4. Translations with a preconceived purpose.
Many translations coming into the market is translated to fulfill a specific purpose. There are translations made in uncomplicated language and a diminished vocabulary, aimed at the need of young readers or people who use English as a second language. Examples are the Bible in Basic English (BBE) and the Contemporary English Version (CEV).
* The Analytical-Literal Translation (ALT) is aimed at people who would like to make a deeper study of the Bible.
* Another interesting translation is the Amplified Bible (AMP). In it most of the possible translations of a specific word is given in brackets to allow the reader to make his own choice. This could hinder objectivity. The problem is that someone could manipulate his translation to suit his own needs, almost letting the Bible ventriloquize what he would like to hear.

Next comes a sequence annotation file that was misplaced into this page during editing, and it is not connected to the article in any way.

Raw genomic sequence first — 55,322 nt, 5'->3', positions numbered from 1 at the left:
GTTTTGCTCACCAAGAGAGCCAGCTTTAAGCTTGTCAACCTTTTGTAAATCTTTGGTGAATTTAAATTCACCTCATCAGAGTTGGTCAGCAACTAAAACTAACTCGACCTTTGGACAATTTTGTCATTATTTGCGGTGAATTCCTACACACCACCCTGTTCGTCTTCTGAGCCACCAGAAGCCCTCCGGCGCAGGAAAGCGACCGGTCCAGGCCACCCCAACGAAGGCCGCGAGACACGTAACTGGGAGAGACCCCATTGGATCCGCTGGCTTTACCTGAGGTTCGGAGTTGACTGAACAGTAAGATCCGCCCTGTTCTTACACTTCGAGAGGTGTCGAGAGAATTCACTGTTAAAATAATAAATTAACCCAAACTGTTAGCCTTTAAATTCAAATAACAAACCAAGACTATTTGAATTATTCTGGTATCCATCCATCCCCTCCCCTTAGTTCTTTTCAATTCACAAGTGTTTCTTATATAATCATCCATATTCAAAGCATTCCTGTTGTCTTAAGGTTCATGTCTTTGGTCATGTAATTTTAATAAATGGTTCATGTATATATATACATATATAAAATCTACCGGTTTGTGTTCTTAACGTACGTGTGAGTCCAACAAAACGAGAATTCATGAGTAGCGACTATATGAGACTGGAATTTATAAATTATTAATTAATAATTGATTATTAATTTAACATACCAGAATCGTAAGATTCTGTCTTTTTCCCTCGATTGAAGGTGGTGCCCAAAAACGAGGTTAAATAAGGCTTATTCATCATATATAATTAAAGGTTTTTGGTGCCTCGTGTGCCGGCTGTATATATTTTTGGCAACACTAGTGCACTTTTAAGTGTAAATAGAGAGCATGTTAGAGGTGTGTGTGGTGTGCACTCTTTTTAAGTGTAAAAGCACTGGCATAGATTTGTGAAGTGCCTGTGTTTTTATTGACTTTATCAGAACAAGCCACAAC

Sometimes this translation causes unique uncertainties. In Jesus’ prayer in John 17:1, only one verb is used in the Greek, viz. “glorify”. The Amplified Bible translates this verse with four verbs. Superficially seen, it would seem like four successive actions: “Glorify and exalt and honor and magnify Your Son, so that Your Son may glorify and extol and honor and magnify You.”
The AMP, BBE, CEV and ALT are translations with a preconceived purpose.
One has to bear in mind the purpose for which the version was translated in order to evaluate a specific reading.